Marriage of Figaro brings love and laughs to Eau Claire

Department of music and theater arts presents biennial opera “The Marriage of Figaro”

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Marriage of Figaro brings love and laughs to Eau Claire

Seth Hale (middle) as Count Almaviva is trying to seduce Kelly Noltner (left) as Susanna while Jacob Burgess (right) as Figaro watches.

Seth Hale (middle) as Count Almaviva is trying to seduce Kelly Noltner (left) as Susanna while Jacob Burgess (right) as Figaro watches.

Photo by Brian Sheridan

Seth Hale (middle) as Count Almaviva is trying to seduce Kelly Noltner (left) as Susanna while Jacob Burgess (right) as Figaro watches.

Photo by Brian Sheridan

Photo by Brian Sheridan

Seth Hale (middle) as Count Almaviva is trying to seduce Kelly Noltner (left) as Susanna while Jacob Burgess (right) as Figaro watches.

Story by Brian Sheridan, Staff Writer

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A wedding day is a day of bliss for husband and wife, except when the wife is seduced, revenge is sought and the husband might have to marry an elderly woman instead.

It’s a hectic day in “The Marriage of Figaro,” a comedic opera opening at UW-Eau Claire Thursday in Gantner Concert Hall.

“The second title of the piece is ‘A Crazy Day,’ and it’s truly a crazy day,” Director Kenneth Pereira said.

“The Marriage of Figaro” is the second part of a trilogy of operas by Beaumarchais, a French playwright. It follows the day of Figaro and Susanna’s wedding, two head servants of the Count and Countess Almaviva.

The Count likes Susanna, so he plots a way to steal her heart. As the Count continues to make advances, Susanna and Figaro look for a way to stop the Count.

Throughout the opera, there are a series of various relationship subplots.

“There’s a lot of these kind of intriguing plots going on, but the main story is like Downton Abbey with a less nice lord and it takes place 200 years earlier,” Periera said.

The music for this opera was composed by Mozart in 1786. Pereira believes it’s very healthy for undergraduate students to learn to sing Mozart, as it develops prominent features in an operatic voice.

“It’s one of the great operas in the repertoire,” Periera said. “There’s a reason it’s been performed regularly since 1786.”

Nearly 50 students came to audition for this famous opera, a number of which  hardly walk into Haas because of their major.

While a majority are music majors, there were major roles given to majors in other departments and a principal role given to a student with a pre-med emphasis.

Theater major Seth Hale enjoys the puzzle of how to find a balance between his acting and singing knowledge for his character, Count Almaviva.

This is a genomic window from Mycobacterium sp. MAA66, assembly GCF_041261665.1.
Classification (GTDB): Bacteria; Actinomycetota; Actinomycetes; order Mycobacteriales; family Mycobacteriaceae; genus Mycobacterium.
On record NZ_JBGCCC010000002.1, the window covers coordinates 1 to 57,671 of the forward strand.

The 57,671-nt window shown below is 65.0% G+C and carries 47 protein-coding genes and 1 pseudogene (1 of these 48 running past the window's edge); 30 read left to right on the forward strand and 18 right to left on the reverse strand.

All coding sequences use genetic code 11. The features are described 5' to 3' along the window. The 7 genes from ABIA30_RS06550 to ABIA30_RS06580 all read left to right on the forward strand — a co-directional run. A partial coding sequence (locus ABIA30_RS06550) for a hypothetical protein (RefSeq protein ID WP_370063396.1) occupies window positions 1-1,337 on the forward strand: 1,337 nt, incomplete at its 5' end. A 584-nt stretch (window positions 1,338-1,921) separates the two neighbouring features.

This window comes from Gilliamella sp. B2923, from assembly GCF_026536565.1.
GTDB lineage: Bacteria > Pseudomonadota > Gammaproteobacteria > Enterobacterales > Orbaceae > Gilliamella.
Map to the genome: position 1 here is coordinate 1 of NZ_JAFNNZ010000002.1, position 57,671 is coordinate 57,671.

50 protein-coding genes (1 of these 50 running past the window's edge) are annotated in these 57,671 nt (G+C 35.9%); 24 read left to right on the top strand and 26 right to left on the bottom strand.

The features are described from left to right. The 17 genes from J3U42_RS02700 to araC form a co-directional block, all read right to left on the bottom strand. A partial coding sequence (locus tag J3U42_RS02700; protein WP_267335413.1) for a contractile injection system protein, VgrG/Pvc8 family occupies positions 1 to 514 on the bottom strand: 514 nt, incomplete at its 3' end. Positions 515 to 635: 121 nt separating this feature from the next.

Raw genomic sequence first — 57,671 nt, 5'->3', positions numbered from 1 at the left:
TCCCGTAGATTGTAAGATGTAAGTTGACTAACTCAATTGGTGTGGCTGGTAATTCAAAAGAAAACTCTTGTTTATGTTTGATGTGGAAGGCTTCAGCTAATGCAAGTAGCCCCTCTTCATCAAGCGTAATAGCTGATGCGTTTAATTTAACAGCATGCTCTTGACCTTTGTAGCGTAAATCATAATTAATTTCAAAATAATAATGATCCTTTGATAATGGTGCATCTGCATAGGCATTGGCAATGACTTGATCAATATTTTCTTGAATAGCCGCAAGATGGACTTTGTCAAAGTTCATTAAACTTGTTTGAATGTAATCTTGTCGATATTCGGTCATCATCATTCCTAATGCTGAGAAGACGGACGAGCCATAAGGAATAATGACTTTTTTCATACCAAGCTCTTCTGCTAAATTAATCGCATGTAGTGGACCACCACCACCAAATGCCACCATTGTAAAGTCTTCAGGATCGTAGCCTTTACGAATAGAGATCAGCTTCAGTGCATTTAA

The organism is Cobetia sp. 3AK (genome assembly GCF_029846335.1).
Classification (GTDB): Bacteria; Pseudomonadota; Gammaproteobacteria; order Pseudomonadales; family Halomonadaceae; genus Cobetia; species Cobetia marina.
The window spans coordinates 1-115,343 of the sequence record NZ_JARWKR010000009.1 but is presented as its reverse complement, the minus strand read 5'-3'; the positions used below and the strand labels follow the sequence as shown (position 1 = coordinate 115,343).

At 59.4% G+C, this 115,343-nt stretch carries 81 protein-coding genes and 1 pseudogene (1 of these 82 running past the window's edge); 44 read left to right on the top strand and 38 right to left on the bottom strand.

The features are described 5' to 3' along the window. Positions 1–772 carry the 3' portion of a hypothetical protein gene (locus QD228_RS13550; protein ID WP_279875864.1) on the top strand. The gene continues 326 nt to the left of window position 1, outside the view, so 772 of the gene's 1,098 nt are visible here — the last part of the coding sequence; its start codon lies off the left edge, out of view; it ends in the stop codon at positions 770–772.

“Everything is so different just because of the way you need to present it,” Hale said. “The voice needs to be heard so you need to face front somehow, but how do you do that and make it look somewhat organic?”

Similarly, vocal performance major Isaac Bont looks for the harmony involved in the “extreme marriage of music and theater.” Luckily, through the diversity an opera provides, every cast member brings their own set of skills other members can benefit from.

“I feel like we really push each other in the ways that we’re strong and we help inform each other on how we can improve,” Bont said.

The opera requires the skills from various sections of Haas. From musicians to singers, to actors and dancers, “The Marriage of Figaro” allows for a rare whole-department collaboration effort.

“The one thing I love about the opera is how it brings everyone together. It’s one department: theater and music arts,” Hale said.

Designers for Figaro, such as costume designer Amanda Profaizer, describe the opera in one word: big.

“It’s big. It’s just a big show,” Profaizer said. “Opera is big. There is no such thing as a small opera.”

Nearly 150 students are involved in the creation and development of this opera, Pereira said. However, even with the amount of people involved, it has been a struggle to finish everything in time.

Set builders and wardrobe crew have been working overtime to get everything done by opening day.  Profaizer said about 70 percent of the costumes were made for the show while the rest were borrowed from around Eau Claire and Utah.

Gantner Concert Hall is also a larger space to perform in, so the set has to be built bigger and thus takes longer to complete.

Technical director James Zwicky faced the additional challenge of completing the stage in a tighter time constraint.

“It occurs very early in the semester,” Zwicky said. “If this was the first show of the fall semester, it would be like two weeks later.”

Senior Aaron Suggs has seen Eau Claire’s operas “The Magic Flute” and “Die Fledermaus” and is hoping to give “The Marriage of Figaro,” “two thumbs up.”

“I’m excited to see the talent (Eau Claire) students can bring to the show and see what kind of technical surprises, like the lighting and the sound, have in store for me,” Suggs said.

While some students may be turned off by the idea of attending an opera, Pereira assures “The Marriage of Figaro” is a very accessible show since it is performed in English and provides super titles overhead during parts that are hard to hear.

“I think one of the great things about being in a university, and especially a liberal arts university, there are many different opportunities to experience things you might not have thought about experiencing before,” Periera said.

Tickets are $9 for students. Performances are 7:30 p.m. Feb. 26-28, March 5-7 and 1:30 p.m. March 8.

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